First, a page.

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It's America's game'

Baseball's hall of fame celebrates its diamond anniversary

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July 14th, 2014
fans at Baseball Hall of Fame in Cooperstown, N.Y.
fans at Baseball Hall of Fame in Cooperstown, N.Y.

Walking through the streets of historic Cooperstown, N.Y., it feels as though the crown jewel of The National Pastime has been sitting on Main Street from the very beginnings of this resort town, founded in 1786.

But the truth is, 75 years ago the National Baseball Hall of Fame and Museum didn’t exist. It took the pushing of city philanthropist Stephen C. Clark and then-National League President Ford C. Frick to create it, and the rest is, well, history.

This year, to celebrate its diamond anniversary, the hall is remembering that day on June 12, 1939, when the doors opened for the first time with events throughout the year.

The hall of fame is a collections-based institution with more than 40,000 three-dimensional items and 3 million documents. Every year, the archivists and preservationists agree to take in around 400 artifacts, but they receive, and turn down, many more than that.

“It’s our obligation to present the story of baseball,” says Brad Horn, vice president of communications and education. “It’s really about connecting the timeline of baseball through the presentation of memories.”

Generations of fans

As many as 3,000 visitors a day come to the hall in peak season, and it’s quite common to see multiple generations of baseball fans coming to enjoy the memories together. It’s not unique to Cooperstown, but Horn says it’s no accident either. The passing down of the love and history of baseball is fostered and nurtured here.

“The game has its history and within that history is the sharing of heroes and moments,” Horn says. “For instance, you see the display about Cal Ripken, and you have memories that will trigger other stories that your father has passing it to your son.”

Echoing the point, on this day in the gallery of plaques, Terry McKinney, Sr., was visiting the hall for the first time with his son Terry, Jr., and grandson Ryne. The McKinneys are from Houston but lived in Chicago for many years and love the Cubs. They made the pilgrimage to Cooperstown and—fittingly—were huddled next to the plaque of their hero, Cubs great Ryne Sandberg.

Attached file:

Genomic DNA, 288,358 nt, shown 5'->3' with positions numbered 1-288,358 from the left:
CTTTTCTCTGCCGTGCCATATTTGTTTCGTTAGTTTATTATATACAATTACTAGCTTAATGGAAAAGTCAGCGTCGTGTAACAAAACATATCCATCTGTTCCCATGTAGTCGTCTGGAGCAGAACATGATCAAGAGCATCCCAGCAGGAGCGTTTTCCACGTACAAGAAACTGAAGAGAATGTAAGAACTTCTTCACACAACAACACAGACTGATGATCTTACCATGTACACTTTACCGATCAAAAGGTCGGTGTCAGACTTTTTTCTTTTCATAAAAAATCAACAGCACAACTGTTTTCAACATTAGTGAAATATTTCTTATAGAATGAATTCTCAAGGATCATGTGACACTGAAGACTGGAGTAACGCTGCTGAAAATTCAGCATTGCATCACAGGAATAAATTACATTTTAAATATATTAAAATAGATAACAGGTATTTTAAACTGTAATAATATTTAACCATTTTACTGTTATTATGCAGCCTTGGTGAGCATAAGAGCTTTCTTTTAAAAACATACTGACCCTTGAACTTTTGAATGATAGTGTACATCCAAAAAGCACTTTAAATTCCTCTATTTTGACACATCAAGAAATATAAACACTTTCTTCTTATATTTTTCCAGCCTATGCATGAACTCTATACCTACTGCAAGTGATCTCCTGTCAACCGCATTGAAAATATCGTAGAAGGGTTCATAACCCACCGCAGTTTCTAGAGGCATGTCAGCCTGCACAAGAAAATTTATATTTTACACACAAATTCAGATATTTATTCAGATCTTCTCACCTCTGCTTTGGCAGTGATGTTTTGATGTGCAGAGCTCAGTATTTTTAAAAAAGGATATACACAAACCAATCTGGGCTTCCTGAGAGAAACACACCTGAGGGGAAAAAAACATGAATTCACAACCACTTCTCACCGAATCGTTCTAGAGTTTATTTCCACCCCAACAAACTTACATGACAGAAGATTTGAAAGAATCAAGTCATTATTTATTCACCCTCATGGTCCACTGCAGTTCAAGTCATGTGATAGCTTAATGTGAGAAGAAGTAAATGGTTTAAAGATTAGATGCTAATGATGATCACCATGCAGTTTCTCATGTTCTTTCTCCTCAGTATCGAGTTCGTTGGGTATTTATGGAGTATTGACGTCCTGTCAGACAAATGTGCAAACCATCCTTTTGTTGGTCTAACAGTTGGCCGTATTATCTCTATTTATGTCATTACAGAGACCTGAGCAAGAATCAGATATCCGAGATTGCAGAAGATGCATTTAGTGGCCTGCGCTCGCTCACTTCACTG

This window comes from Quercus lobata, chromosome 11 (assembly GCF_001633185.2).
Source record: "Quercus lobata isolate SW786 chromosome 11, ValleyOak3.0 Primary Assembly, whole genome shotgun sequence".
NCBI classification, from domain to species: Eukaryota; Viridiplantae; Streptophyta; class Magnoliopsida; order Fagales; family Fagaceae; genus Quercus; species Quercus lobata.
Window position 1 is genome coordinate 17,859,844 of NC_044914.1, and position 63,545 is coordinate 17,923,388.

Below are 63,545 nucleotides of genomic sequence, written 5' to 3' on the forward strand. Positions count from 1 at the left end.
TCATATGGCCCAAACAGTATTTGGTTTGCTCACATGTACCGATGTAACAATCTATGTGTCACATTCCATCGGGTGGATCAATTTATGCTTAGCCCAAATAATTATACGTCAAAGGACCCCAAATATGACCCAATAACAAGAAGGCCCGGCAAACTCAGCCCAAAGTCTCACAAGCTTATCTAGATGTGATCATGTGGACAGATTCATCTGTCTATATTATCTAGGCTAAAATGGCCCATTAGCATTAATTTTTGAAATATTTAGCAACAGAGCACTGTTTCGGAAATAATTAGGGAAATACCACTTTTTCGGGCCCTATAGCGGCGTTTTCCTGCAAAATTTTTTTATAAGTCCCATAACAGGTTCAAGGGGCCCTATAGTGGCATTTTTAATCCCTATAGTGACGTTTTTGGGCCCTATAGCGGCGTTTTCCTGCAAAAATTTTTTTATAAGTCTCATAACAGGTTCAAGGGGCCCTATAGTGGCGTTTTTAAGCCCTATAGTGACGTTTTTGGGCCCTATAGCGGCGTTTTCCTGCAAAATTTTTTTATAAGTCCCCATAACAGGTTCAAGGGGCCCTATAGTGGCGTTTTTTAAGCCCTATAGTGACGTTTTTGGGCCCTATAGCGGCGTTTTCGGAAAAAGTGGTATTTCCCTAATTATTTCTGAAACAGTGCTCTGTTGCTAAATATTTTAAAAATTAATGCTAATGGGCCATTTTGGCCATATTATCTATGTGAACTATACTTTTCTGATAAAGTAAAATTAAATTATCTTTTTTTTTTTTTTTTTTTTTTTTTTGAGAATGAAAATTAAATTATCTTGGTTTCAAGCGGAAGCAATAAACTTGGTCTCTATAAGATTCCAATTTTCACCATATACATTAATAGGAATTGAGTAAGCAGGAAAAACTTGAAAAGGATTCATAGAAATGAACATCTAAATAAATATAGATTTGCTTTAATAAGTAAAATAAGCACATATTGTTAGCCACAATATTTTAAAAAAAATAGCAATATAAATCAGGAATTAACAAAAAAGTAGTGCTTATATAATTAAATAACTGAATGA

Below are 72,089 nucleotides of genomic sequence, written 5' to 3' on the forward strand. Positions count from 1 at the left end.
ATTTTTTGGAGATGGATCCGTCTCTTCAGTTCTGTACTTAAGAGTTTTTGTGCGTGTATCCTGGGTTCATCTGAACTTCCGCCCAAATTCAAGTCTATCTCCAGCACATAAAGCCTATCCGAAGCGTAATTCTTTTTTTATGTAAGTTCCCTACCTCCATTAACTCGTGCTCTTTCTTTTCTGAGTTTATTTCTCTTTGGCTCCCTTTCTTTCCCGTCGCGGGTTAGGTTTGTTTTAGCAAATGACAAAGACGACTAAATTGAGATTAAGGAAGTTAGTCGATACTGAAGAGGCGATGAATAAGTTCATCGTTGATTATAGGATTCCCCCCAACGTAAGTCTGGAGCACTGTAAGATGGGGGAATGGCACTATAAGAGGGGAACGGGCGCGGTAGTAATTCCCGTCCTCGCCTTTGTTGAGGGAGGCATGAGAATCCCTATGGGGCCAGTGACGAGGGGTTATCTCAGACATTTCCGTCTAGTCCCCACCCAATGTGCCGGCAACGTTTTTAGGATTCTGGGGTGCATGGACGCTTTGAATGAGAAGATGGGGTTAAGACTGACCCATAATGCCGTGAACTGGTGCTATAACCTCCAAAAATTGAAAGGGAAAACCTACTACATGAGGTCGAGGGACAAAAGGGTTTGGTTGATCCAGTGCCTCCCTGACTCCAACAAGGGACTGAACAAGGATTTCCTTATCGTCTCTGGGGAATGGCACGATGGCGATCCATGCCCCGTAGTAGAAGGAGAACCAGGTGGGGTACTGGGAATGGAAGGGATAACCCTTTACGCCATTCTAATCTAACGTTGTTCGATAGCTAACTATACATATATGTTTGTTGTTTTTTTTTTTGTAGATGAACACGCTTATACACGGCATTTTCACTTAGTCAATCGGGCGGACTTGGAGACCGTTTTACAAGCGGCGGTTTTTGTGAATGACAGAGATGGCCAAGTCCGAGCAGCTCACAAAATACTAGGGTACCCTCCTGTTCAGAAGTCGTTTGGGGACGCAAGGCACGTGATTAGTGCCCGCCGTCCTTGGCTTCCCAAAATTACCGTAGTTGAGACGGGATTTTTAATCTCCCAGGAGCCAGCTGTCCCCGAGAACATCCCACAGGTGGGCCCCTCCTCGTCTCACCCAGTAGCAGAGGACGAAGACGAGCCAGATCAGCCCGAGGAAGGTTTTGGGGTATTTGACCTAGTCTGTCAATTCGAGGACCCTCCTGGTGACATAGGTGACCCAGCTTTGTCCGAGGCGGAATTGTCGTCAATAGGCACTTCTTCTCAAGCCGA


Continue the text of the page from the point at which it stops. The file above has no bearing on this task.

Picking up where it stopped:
Terry, Sr., says the magic of Cooperstown is simple.

“It’s America. It’s America’s game,” he says. “I grew up playing baseball; they did too. It’s a family thing. It’s part of our life.

“These are a bunch of guys who came from no means and really made something of themselves," he adds. "It’s a dream. Every kid wants to do this. That’s what makes it special.”

Hall of famers

There are 306 hall of famers represented by plaques in the oak-lined Hall of Fame Plaque Gallery. Of those honoring the game’s greatest players, managers, umpires and executives, 211 are former major leaguers. Figuring that more than 15,000 have played major league baseball in its history, the hall of fame represents the best 1% of those ever to play the game, the best of the best.

This year’s hall of fame class includes pitchers Greg Maddux and Tom Glavine; hitter Frank Thomas; and managers Bobby Cox, Tony La Russa, and Joe Torre. They officially joined the hall during induction weekend, July 25-28.

Horn, who worked for the Texas Rangers before coming to Cooperstown, has little trouble when asked about his favorite artifacts in the hall: The display highlighting the caps that Nolan Ryan wore during his seven no-hitters. Earlier this season, Giants pitcher Tim Lincecum threw his second career no-hitter. Ryan had five more in his illustrious career.

“The items that resonate to me most are the iconic records, the marks without peer,” Horn says.

And how about the strangest item in Cooperstown? 

“The last piece of wood ever chopped by Cy Young,” he replies. Young, a pitcher from 1890 to 1911, still holds the record for most career wins with 511. “He was a noted outdoorsman and it came with his estate. That claim has never been discounted, so it stays here.”

With all this great baseball memorabilia and history, a kid might be overwhelmed, but not grandson Ryne McKinney. This trip of a lifetime would also include a visit to Yankee Stadium for a game between the Yankees and Tampa Bay Rays.

The 10-year-old summed it up nicely for his dad and grandfather, and the thousands of others who visit each year: “This is the best trip ever. Just pure awesome.”

 

Why is the baseball hall of fame in Cooperstown?

As baseball became the National Pastime in the last half of the nineteenth century, a commission was formed to determine the genesis of the game. The Spalding Commission, a board created by sporting goods magnate and former player A.G. Spalding, determined in 1907 that baseball was invented in Cooperstown, N.Y.

The findings were based mostly on a witness account of a mining engineer, Abner Graves, who said that Abner Doubleday, a decorated Union Army officer who directed the first shot from Fort Sumter at the start of the Civil War, invented baseball in 1839 in Cooperstown. 

Thirty years later, as the supposed 100-year anniversary of baseball’s creation approached, Cooperstown philanthropist Stephen C. Clarke asked friend and National League president Ford C. Frick to support the establishment of a Baseball Hall of Fame in his town.

In the years since, the Doubleday myth has been exposed. Doubleday himself was at West Point in 1839, and historians have traced the game to other locations in New York and New Jersey and other creators like 1938 inductee Alexander Cartwright.

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